Yesterday’s post commented about the febrile nature of the relationship between the two major political parties. There is a major problem of discipline of both their MPs and Whips’ offices and because of this a further problem emerges from these odd political times which may impact the NHS.
Back in June when Simon Stevens triumphed in obtaining the promise of more money for the NHS over the next 5 years I, and others, commented on the brilliance of persuading the right wing of the Tory Party to not only find it but also, and for the first time since the NHS began, to get them to join a campaign for it.
Of course this came about principally because for most of the right wing of the Tory Party politics are currently completely determined by the importance of Brexit. And because the Brexit campaign promised £350 million a week for the NHS from the ‘Brexit dividend’ it was straightforward to draw them into the campaign for more money for the NHS.
Getting them to support the NHS was skilful politics.
But come October there may be a problem. Most people involved in real world budgets don’t think there is any such thing as a ‘Brexit dividend’. and even if there were it certainly won’t be paid out in October.
So the October 29th budget is most likely to have to raise taxes to obtain the extra money for the NHS. Those of you that follow me closely will recognise that I have felt all along that the public will be asked to find the extra NHS money by paying extra taxes, so repeating this possibility here will not come as a shock.
But linking this with the main thrust of yesterday’s post (which argued that come autumn we are likely to see the biggest breakdown in discipline between party leaderships and individual MPs voting decisions we have ever seen), this eventuality could have severe implications for gaining the necessary votes for the extra taxes.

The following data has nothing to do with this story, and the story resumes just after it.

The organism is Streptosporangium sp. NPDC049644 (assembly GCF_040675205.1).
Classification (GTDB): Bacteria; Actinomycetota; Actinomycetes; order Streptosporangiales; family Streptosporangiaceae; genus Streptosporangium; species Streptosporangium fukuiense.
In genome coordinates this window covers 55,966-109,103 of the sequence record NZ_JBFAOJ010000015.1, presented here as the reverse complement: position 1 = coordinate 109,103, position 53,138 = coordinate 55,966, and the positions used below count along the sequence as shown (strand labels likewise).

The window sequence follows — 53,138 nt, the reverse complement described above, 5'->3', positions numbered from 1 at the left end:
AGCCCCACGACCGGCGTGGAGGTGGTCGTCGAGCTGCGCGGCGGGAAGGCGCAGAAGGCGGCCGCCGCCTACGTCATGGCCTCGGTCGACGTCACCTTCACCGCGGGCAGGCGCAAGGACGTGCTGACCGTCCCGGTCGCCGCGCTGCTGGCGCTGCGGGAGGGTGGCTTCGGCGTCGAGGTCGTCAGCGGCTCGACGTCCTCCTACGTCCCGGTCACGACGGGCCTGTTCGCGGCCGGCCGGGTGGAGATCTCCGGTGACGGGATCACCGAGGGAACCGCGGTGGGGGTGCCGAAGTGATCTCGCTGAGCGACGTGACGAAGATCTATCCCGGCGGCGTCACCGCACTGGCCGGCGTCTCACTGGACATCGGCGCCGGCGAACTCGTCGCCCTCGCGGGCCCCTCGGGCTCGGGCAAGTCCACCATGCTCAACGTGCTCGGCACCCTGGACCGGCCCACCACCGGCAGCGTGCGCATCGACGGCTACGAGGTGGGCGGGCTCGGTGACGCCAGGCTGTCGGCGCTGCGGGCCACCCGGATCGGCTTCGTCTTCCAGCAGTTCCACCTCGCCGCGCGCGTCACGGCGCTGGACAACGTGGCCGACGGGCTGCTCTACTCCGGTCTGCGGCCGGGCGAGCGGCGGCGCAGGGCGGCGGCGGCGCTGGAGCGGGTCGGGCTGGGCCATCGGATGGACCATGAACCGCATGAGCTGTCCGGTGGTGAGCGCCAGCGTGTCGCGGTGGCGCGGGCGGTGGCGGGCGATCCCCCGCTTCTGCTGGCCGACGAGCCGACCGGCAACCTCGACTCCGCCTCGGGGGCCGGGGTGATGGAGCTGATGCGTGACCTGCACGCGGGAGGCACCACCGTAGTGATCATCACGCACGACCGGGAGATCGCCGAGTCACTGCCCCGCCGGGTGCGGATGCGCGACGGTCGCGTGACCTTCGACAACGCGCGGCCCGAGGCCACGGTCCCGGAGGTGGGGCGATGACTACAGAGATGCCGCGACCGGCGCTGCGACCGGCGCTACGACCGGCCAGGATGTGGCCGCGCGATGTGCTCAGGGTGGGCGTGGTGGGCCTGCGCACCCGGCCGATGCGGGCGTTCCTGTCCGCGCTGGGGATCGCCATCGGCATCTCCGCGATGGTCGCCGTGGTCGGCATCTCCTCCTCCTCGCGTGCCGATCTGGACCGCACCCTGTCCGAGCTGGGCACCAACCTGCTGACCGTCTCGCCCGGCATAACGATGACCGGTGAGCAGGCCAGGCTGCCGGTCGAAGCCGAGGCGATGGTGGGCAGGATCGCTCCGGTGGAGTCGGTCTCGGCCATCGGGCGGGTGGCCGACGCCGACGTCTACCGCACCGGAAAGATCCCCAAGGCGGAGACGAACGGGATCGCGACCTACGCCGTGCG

It is the same right wing of the Conservative Party that argued for the extra NHS money from the Brexit dividend, that are the ones who pledged to bring down the Government’s line on Brexit and it is this that is more important to them than anything else. For many of them the vision of post Brexit Britain is one that has a low tax, low regulation economy and government. A so-called “Singapore in the North Sea” future.
Given this is their vision it is difficult to see them agreeing with a rise in taxation of any kind. Almost certainly they will be against that for its own sake (and will continue to suggest that the extra money will be found from the Brexit dividend), but they would also have an interest in undermining the Government’s flagship domestic policy.
Given the Government’s non majority it would only need 20 of these rebels to cause a problem and undermine the Government (The Brexiteer organisation of the European Reform Group is 70 strong).
The Labour Opposition would be the next to have a problem here. They agree that the NHS needs more money, but usually would vote against the Government budget proposals. If there were 20 rebels on the Government benches, all of the opposition MPs with those 20 could defeat the Government and bring the budget down. For any opposition party – especially one that is trying to create the conditions for an election this would be tempting.
But it would also mean that the NHS, despite having been willed the money, would have no means of raising it. So the money wouldn’t be there.
Granted, there are a lot of ifs in this scenario, but thinking about it, I think they are all more than possible.
I am not saying the NHS shouldn’t be preparing to spend the extra money by drawing up a new contract, but at the moment politics is so over-excited that come December, the money just might not be there.